At its annual meeting Jan. 18, center officials reviewed a number of pieces of positive financial and programmatic items, including that the center met its year-end fundraising goal of $80,000.
Executive director Chris Bartlett attributed the success to the work of board members, volunteers, community partners and patrons.
According to Bartlett, the center puts together year-end goals to serve as an annual guide on what needs to be accomplished, reviewing the figures monthly.
“We actually had challenges in the last year with fundraising, but 35 percent of our income comes from our very generous donors who give $1,000 and more a year,” he said.
To help meet the goal, William Way undertook its first-ever phone-a-thon, issued personalized letters to donors and hosted one-on-one meetings with major donors, issued a series of e-blasts with information and requests and spearheaded a social-media campaign.
The center’s Homecoming event raised $25,000, with 250 people in attendance. According to Bartlett, the 2011 Homecoming only brought in $7,000.
The 2012 Indigo Ball was also a fundraising success, bringing in $50,000 and garnering about 50 more guests than the previous year.
In the coming year, the center will implement new event-management and donor software, transitioning from Giftmaker to SalesForce, to manage their fundraising database.
The Center will also launch a new major-donor acquisition model, based on the L.A. Gay & Lesbian approach, including monthly parties at the homes of board members and donors.
Bartlett said membership is also up — with 1,004 current members, compared to 888 members at the beginning of 2012 — and the center plans to double that number by next year.
Bartlett said the membership uptick could in part be due to the center’s new membership-rewards program, which was implemented a year ago.
“We are growing the membership-rewards program to include additional businesses, which will be an added incentive to become a member,” he said.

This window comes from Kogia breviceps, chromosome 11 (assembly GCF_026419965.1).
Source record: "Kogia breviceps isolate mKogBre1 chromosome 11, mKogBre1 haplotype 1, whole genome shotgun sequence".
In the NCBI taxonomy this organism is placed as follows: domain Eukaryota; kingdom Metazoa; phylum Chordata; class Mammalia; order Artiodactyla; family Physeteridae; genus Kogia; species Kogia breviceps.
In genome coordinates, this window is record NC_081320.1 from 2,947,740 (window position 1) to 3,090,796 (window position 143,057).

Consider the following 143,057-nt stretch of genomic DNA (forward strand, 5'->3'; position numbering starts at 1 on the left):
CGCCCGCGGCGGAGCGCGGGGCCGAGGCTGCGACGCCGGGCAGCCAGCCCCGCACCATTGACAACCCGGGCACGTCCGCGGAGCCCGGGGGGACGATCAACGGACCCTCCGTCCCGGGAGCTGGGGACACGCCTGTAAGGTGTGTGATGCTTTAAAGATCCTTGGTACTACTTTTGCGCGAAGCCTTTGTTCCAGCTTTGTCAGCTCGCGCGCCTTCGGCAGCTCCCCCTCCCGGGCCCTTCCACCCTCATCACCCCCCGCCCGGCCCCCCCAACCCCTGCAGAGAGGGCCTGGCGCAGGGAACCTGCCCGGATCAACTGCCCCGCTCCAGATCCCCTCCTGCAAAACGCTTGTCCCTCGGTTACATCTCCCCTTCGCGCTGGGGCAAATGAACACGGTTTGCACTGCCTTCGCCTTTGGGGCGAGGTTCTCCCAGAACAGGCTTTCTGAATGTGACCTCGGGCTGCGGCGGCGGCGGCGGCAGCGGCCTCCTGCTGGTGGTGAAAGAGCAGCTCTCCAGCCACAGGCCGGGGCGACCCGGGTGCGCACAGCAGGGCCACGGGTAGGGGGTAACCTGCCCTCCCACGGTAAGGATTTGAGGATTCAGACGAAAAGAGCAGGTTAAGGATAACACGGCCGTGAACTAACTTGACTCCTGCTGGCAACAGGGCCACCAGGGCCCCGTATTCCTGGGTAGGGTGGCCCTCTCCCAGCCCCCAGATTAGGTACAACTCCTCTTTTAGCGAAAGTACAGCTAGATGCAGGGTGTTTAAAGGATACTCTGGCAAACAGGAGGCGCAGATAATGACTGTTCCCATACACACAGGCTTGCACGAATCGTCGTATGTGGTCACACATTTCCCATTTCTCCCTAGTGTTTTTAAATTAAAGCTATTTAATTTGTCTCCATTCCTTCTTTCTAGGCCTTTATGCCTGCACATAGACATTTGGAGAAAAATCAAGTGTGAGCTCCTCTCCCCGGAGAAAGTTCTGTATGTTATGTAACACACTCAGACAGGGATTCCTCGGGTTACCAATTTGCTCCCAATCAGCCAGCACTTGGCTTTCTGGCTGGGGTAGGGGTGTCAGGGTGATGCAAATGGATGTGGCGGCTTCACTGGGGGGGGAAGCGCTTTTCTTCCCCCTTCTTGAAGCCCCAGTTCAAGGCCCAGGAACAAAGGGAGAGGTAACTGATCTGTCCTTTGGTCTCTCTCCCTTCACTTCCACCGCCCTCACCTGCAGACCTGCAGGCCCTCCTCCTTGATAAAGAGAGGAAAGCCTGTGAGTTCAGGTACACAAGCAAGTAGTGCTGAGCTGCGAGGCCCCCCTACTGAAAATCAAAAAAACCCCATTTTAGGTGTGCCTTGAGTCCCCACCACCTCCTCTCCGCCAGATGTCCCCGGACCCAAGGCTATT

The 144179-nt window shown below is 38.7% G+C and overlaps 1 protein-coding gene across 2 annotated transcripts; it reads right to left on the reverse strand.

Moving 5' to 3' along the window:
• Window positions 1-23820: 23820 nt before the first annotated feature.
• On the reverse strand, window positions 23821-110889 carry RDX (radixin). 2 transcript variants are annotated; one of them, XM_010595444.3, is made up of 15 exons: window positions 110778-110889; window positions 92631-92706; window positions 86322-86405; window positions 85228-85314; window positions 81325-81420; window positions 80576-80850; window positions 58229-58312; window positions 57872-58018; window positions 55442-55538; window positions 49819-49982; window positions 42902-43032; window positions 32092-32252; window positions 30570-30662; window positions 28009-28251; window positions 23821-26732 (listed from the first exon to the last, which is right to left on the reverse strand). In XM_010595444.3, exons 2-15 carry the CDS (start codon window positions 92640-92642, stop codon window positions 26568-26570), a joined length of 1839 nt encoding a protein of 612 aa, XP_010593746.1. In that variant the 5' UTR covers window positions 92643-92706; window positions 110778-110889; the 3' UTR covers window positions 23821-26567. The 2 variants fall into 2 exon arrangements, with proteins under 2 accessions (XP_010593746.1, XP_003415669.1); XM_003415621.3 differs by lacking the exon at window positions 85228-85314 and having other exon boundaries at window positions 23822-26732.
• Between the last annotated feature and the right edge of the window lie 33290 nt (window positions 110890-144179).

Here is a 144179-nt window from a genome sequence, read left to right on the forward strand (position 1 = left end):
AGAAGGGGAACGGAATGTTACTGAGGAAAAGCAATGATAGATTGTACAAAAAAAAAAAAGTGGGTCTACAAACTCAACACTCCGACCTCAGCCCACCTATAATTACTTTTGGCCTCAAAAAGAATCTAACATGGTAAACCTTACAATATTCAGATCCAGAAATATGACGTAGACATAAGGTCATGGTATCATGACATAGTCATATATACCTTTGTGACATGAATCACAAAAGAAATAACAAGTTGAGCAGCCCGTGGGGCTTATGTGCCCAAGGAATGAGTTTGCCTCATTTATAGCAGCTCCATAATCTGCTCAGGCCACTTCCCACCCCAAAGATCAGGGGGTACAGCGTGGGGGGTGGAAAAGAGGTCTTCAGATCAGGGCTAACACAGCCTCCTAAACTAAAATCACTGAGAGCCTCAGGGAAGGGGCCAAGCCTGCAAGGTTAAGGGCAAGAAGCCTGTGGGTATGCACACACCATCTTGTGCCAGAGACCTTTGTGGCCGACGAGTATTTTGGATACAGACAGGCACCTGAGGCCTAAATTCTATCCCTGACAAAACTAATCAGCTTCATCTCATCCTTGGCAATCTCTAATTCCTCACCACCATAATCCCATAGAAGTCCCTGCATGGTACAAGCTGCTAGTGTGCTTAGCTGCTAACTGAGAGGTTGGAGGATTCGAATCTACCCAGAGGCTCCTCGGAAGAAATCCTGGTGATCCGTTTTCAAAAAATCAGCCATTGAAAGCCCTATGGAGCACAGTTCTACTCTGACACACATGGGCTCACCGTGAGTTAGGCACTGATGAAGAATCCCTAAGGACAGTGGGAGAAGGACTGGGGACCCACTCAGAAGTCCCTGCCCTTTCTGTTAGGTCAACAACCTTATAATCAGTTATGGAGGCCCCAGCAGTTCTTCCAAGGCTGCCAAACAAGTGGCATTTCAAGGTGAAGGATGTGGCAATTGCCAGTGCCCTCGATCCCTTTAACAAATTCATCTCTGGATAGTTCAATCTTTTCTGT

The membership-rewards program includes a keychain card that can be presented for discounts at 12th Street Gym, Giovanni’s Room, Smokin’ Betty’s, Café Twelve and Tabu, among several other establishments.
In terms of programming, the center launched a number of new initiatives this past year that sought to bring in new members and donors and foster a greater sense of community.
The center received a grant for $10,000 from The Pew Center for Arts & Heritage’s Philadelphia Music Project, which supported such events as this month’s concert by Ching-Yun Hu. William Way also received a grant from The David Bohnett Foundation to revamp its cyber center, with the facilities department building a new multimedia room with $17,000 worth of equipment. And graduates of The Attic Youth Center will soon have their own space at the center with Loft23, a new program that will provide social, educational and life-enrichment opportunities, made possible by a grant from The Allen Hilles Fund.
Also at the meeting, the center appointed and reappointed new board members, as well as bid farewell to several others.
Four candidates were in the running for four open board positions. Adam Hymans and Laurie Ward were re-elected to their posts, and Ward will also take on the role of co-chair. Newly elected members include Kim Keegan, senior staff personnel at PECO, and Christine Durr, who has raised funds for the City of Brotherly Love Softball League.
The board also reappointed Jeff Sotland as co-chair, and members Vanguard principle and chief diversity officer David Cermak and University of Pennsylvania facilities expert Kathy McLean, who will assist in the center’s upcoming facilities plan.
Leaving the board are former co-chair Stephanie Gross, former treasurer the Hon. Ann Butchart and member Ted Greenberg, although Bartlett said they would all remain active at the center.